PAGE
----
Patterns, Predictors and Gender Differences in HIV Risk Among Severely Mentally Ill Men and Women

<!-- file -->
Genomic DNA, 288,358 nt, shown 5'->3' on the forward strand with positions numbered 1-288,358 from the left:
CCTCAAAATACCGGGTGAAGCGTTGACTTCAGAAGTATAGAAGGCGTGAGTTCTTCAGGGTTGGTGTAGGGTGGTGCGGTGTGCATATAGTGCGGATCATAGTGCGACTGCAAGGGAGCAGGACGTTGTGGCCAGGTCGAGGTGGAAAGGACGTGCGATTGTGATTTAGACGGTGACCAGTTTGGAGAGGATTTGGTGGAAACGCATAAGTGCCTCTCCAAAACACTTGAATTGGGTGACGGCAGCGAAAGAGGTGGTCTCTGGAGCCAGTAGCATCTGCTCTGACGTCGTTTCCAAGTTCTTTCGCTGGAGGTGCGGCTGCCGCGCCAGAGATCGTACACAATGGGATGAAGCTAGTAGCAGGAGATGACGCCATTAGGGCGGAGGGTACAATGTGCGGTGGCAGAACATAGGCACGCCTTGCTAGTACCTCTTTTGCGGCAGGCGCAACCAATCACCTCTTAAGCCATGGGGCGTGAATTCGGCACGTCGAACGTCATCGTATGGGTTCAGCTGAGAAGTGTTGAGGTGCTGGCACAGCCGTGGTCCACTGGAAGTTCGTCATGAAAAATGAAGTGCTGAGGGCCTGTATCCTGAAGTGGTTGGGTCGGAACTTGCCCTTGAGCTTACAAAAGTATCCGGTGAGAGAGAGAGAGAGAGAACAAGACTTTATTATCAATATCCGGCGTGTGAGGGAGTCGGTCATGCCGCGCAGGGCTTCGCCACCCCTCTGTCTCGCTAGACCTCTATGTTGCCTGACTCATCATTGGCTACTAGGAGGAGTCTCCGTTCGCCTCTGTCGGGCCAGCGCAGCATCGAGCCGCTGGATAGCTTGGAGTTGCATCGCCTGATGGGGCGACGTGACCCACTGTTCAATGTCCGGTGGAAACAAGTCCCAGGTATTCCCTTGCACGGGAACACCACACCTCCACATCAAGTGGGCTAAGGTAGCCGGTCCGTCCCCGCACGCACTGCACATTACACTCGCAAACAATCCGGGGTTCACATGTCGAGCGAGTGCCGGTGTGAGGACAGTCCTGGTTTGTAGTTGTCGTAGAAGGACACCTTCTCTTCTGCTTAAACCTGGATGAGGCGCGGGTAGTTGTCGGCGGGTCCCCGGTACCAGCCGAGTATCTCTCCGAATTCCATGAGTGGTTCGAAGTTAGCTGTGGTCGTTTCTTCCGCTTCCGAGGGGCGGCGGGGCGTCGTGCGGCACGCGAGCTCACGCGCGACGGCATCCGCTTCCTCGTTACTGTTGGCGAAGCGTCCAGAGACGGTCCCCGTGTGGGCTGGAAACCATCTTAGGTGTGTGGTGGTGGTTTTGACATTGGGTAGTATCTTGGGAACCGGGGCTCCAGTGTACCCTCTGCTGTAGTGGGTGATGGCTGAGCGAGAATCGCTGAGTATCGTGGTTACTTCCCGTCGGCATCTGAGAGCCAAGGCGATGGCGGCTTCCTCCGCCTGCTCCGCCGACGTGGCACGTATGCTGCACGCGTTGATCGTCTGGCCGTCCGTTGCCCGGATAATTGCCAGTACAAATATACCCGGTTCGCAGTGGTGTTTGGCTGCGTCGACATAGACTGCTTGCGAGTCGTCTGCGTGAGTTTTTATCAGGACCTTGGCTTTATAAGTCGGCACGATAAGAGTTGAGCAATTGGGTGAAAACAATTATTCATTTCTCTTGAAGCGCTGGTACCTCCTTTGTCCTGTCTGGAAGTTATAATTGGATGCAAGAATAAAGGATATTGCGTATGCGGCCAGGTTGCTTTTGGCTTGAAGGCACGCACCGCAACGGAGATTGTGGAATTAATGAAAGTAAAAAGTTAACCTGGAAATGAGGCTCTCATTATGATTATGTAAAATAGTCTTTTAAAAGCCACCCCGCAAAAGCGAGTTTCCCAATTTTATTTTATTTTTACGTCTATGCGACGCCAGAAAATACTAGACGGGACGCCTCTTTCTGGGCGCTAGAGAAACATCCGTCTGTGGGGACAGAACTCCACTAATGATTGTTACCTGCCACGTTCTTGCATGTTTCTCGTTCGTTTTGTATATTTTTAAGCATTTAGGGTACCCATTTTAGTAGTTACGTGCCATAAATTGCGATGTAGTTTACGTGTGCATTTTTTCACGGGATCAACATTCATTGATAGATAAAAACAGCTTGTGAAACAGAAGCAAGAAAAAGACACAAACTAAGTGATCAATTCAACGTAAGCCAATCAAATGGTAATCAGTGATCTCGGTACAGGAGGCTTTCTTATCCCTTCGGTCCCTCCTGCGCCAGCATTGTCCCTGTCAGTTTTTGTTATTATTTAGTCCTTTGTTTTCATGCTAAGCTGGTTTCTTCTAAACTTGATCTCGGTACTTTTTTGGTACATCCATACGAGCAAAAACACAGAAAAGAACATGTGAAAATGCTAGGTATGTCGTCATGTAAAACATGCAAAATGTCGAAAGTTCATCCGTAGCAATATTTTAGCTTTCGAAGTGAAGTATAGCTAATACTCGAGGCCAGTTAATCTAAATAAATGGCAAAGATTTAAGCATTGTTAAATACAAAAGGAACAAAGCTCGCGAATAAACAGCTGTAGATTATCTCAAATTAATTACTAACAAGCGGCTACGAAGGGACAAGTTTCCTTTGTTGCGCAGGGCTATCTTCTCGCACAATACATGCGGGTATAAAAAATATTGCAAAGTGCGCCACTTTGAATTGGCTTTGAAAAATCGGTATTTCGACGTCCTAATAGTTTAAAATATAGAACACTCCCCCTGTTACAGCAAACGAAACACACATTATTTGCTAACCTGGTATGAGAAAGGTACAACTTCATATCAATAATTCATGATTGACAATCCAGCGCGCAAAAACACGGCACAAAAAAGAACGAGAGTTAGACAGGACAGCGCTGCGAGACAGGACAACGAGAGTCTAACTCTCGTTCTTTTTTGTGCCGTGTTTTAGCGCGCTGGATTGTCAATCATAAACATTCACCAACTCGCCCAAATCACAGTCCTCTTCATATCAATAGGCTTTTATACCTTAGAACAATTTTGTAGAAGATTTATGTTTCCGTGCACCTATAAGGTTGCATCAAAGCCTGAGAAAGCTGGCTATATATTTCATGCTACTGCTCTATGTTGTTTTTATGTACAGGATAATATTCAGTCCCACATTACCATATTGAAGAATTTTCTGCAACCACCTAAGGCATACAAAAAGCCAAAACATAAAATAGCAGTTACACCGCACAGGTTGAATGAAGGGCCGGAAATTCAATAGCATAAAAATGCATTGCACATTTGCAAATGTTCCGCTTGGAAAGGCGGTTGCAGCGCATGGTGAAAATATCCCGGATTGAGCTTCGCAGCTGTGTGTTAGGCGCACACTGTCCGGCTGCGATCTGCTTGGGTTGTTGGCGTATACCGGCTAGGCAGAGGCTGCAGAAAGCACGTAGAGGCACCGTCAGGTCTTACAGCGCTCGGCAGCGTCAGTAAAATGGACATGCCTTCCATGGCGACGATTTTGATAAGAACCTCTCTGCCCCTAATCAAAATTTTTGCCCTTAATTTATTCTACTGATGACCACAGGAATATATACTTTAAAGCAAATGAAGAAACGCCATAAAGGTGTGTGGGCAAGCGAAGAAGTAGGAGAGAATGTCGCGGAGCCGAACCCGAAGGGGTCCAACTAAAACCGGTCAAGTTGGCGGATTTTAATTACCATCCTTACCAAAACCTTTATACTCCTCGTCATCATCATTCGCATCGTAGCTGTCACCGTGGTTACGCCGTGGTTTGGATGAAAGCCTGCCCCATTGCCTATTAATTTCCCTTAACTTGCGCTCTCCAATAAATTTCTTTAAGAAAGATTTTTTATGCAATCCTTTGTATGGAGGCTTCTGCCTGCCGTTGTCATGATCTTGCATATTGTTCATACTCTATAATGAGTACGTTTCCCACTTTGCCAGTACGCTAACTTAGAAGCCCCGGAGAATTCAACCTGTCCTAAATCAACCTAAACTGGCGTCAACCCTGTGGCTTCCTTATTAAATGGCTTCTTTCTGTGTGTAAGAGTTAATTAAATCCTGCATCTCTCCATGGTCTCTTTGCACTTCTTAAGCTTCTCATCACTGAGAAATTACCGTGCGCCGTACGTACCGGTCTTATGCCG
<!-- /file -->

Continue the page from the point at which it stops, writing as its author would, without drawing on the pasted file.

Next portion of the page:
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A number of studies have established high human immunodeficiency virus (HIV) seroprevalence among severely mentally ill men and women living in large urban areas. Much less research has characterized the patterns of risk behavior that contribute to elevated vulnerability to HIV/AIDS among the mentally ill, as well as psychological, situational, and gender-related influences on risk in this population. One-undred thirty-four severely mentally ill men and women who reported sexual activity outside of an exclusive relationship or with high-risk partners completed an extensive measure battery concerning HIV risk. Knowledge about HIV was low and sexual risk behavior levels were high in the sample. On average, condoms were used in only 32% of intercourse occasions in the past three months, and nearly one-half of participants reported multiple sexual partners in the same period. Patterns common in the sample were sex associated with substance use; coerced sex, bartering sex for money, food, clothes, or a place to stay; and sex with injection drug user partners. Factors predictive of greater risk were being female, presently being in a relationship, perceiving oneself to be at risk, high levels of alcohol use, and weak risk reduction behavioral intentions. Mental health programs serving severely mentally ill men and women are reaching a population at elevated risk for contracting HIV infection, and can serve as a venue for targeted HIV prevention interventions.

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